Friday, February 19, 2010

The Pleasures of Cooking for One by Judith Jones

My latest find in cookbooks is Judith Jones' The Pleasure of Cooking for One.  I picked it up at Rabelais in Portland this past Wednesday on my food and art tour day there.  Rabelais is a must on my Portland excursions.  They have the best selection of food, wine, and cookbooks I've seen anywhere and the folks who own it couldn't be nicer.  Contact Rabelais via their website, or you can order it from clicking the Amazon link to the left.

If you've seen the hit movie Julie and Julia, you probably already know who Judith Jones is.  She is often credited with discovering Julia Child being the first to recognize what a tremendous pioneer she was for the American culinary world.  She has also published a collection of memoirs/recipes called The Tenth Muse, which has just found its way onto my reading list.  She references a few of the recipes from The Tenth Muse in Cooking for One.

Since I usually cook for just Dan and I, this is refreshing book to read with scaled back portions and lots of thought put into making things easy and time effective.  She even gives advice about what sorts of pots and pans to use for the recipes which are smaller than those commonly found in kitchens.  There is also a sense of practicality that many cookbook authors today are too often unconcerned with.  This book is not about photography and flashy techniques.  It is about honest, simple, good food that is nourishing and uses readily obtainable ingredients.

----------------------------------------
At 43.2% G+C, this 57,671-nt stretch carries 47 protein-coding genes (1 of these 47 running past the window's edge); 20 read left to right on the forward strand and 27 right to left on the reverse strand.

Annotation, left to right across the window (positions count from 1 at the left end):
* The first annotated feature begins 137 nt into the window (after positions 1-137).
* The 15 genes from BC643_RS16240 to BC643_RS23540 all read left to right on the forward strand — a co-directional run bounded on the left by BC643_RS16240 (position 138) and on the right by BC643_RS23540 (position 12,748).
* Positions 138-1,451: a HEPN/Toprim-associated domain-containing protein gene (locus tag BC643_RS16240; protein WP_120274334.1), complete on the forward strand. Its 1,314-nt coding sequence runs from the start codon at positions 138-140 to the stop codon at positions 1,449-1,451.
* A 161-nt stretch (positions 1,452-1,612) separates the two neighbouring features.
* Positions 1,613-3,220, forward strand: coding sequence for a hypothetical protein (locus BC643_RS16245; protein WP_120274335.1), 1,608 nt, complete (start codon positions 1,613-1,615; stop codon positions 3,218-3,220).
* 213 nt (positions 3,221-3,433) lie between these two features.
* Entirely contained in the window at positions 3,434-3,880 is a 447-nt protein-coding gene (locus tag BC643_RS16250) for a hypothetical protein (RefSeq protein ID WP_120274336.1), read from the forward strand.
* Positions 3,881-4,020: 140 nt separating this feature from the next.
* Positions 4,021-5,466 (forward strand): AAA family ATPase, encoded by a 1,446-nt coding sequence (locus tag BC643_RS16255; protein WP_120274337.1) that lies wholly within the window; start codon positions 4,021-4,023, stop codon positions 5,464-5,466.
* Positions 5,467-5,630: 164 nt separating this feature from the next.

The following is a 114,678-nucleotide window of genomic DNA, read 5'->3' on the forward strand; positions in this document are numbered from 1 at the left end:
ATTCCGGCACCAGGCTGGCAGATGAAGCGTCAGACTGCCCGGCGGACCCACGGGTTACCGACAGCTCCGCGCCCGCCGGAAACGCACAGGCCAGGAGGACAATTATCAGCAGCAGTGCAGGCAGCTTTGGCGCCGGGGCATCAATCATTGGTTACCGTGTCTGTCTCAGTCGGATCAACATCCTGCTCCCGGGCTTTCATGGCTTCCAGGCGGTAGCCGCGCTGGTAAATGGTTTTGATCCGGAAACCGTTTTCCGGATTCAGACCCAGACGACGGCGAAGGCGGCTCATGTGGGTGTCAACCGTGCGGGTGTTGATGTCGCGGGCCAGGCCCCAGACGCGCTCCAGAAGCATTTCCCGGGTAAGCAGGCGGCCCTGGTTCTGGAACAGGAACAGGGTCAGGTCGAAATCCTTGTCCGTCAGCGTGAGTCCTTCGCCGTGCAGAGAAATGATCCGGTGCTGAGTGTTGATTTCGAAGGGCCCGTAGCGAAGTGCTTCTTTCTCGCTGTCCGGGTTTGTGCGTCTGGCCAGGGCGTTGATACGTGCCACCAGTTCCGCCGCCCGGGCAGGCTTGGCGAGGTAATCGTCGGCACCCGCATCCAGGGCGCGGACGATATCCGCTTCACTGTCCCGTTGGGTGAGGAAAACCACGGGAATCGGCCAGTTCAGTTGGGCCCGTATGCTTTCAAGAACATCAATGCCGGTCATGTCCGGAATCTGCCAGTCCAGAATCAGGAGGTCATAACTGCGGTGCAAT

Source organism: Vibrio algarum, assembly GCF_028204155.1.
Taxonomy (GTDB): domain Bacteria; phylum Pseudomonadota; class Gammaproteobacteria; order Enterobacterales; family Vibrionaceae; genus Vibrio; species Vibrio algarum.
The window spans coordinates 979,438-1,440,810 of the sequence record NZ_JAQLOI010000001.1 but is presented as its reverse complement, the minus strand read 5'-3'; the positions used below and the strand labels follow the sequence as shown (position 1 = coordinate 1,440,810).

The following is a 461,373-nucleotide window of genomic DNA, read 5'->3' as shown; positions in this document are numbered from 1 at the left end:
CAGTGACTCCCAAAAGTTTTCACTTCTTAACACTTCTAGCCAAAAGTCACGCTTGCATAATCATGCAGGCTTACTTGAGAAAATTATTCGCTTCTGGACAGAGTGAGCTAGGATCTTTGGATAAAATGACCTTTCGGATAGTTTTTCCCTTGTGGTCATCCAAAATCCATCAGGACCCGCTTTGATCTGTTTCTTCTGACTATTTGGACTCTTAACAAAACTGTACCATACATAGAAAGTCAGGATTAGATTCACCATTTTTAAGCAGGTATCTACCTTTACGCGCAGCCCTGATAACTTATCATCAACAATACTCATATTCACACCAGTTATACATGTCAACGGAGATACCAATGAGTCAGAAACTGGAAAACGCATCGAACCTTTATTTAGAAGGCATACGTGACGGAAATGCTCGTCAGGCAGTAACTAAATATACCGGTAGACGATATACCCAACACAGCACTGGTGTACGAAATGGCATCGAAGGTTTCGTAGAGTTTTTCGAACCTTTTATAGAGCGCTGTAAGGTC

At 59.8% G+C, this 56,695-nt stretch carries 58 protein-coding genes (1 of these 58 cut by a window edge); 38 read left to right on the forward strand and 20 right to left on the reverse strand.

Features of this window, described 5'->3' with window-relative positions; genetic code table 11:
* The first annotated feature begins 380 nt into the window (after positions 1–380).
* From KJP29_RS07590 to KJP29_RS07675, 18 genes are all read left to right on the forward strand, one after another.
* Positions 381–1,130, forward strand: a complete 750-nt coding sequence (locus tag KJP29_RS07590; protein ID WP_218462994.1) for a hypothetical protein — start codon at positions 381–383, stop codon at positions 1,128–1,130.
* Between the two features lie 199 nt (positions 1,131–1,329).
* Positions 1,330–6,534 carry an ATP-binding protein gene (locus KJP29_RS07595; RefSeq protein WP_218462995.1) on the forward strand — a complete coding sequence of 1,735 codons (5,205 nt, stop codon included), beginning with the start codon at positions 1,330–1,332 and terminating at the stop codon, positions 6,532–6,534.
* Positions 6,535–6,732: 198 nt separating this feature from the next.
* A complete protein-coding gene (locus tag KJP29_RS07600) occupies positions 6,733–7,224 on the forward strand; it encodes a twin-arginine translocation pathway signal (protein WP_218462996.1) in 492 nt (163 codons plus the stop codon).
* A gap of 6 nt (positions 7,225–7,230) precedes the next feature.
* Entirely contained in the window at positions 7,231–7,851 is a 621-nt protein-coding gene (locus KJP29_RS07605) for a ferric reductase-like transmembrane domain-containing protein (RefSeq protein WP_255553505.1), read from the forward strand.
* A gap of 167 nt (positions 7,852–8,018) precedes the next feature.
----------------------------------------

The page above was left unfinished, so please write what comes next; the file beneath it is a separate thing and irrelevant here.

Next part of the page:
Another great feature of the book is that it includes advice of what to do with leftovers.  Jones often suggests one or two options to spin out more meals by stretching out what's not eaten on the day the meal is served and the cleanup done.  She advises that you save everything - chicken livers and gizzards, meat drippings, extra salad dressing, and even a few tablespoons of cooked spinach.  This is the way I do my weekly cooking, so it's nice to have so more ideas to play with, of which there are many in this book.  It's a Yankee mentality that I have learned to embrace living here in New England.

The writing is personal and she makes a point of not giving precise measurements.  She feels that cooking should be intuitive and a skill that must be cultivated and learned over time.  I like the way she talks about making bread in this respect.  Her point is that various flours absorb different amounts of water and the only way to tell if a dough has enough is to touch it yourself.  I understand that this point can be frustrating for a novice cook, but like most things worth doing in life, cooking good food takes lots of patience, practice, and experience.  You can tell from her descriptions that these recipes are all things she has cooked many many times and are dear to her heart.

I can't recommend this book strongly enough to you.  If you cook for yourself or just you and a loved one, it is a must have in your library.  You'll be inspired to create meals that you can take pride in, even on a Tuesday night.  As Jones writes, "Cooking is a comforting form of relaxation - something that is needed in our busy lives... I wouldn't miss this pleasure for anything."

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